The Blog Aquatic » Maryland News, opinions, photos and facts from Ocean Conservancy Wed, 13 Aug 2014 13:00:09 +0000 en-US hourly 1 East Coast State Legislators Begin Investigations on Ocean Acidification Fri, 09 May 2014 15:29:17 +0000 Ryan Ono

Photo: Ted Van Pelt with Creative Commons License

When people think about the state of Maine, images of lobsters and lighthouses usually spring to mind. For the state of Maryland, people think of blue crab and the rivers feeding into the Chesapeake Bay.  Both states are closely associated with rich maritime traditions, however a change in ocean chemistry is rapidly occurring that could jeopardize not only their maritime way of life, but also the jobs and economic benefits that the ocean and coastal waters provide.

Ocean acidification is caused by carbon pollution from factories, cars, and power plants being absorbed by the ocean, turning it more acidic. In fact, the ocean absorbs roughly 30% of all carbon pollution we put into the atmosphere, and local pollution running off from the land into coastal areas can make acidification worse. Animals that have shells, like oysters, clams, mussels and crabs have trouble surviving in increasingly acidic water. In the Pacific Northwest  ocean acidification has damaged these animals, contributing to billions of baby oyster deaths, significantly impacting the hatcheries and oyster operations in these regions. The impact of ocean acidification on other animals, such as lobsters and fish, are not well understood.

This uncertainty has caused ocean users and legislators to sit up, take notice and begin to act. I have recently discussed ocean acidification with fishermen and shellfish growers at the annual Maine Fishermen’s Forum, and have also attended a legislative hearing on ocean acidification in Maryland. The unknown ramifications of this environmental issue in these forums were a definite concern.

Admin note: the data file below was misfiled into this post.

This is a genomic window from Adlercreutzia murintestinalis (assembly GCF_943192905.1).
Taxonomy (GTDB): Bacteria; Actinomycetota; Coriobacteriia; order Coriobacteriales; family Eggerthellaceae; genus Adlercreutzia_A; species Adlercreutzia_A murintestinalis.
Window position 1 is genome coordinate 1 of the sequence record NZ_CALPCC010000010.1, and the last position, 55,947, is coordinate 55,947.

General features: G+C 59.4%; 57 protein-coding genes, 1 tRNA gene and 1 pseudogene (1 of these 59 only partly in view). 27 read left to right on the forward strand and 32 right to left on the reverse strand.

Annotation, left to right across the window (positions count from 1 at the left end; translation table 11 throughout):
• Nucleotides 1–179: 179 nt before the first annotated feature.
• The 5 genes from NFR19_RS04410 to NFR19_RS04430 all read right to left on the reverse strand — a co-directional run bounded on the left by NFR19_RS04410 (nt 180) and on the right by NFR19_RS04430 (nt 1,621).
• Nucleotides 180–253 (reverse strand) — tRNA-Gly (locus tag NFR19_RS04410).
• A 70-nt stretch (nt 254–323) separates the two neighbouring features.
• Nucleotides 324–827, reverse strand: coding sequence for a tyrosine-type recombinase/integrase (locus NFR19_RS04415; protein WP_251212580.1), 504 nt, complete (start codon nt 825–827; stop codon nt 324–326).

Since lobsters, blue crabs, and other marine resources are so vital to the waterfront economies of Maine and Maryland respectively, in the last week, their state legislatures have both passed bills forming a commission and task force to study the impacts of ocean acidification on each state’s coastal ecosystems and commercial shellfish industries.

Photo: U.S. Air Force photo/Staff Sgt. Benjamin Wilson

These commissions are similar to a panel set up by Washington State in that they seek to identify the factors driving ocean acidification, how to mitigate it, how to enhance research and monitoring and how to protect shellfish and other important coastal species. This great, pragmatic first step by state leaders to understand and reduce any threats to the iconic livelihoods of these states was made possible by the hard work and support of concerned local businesses and groups such as the Island Institute in Maine, and National Aquarium in Maryland.

As we have become aware of the concerns from people on the water in Washington, Maine, Maryland and other states, we have informed you of these issues, and asked for your support to let decision-makers know you care about our oceans. Last month Ocean Conservancy asked for people like you to contact your Members of Congress to support funding for ocean acidification research on a national scale and as a result, more than 40,000 letters were sent to 534 elected officials who represent all 50 states and the District of Columbia. A number of representatives and senators have heeded your messages and have gone on to personally support this research funding.

Thank you for reading, caring and acting—not only for our oceans, but also for the people and communities who rely on those ocean waters for their livelihoods. And congratulations to Maine and Maryland —In the future, we hope to congratulate other coastal states working to address ocean acidification too!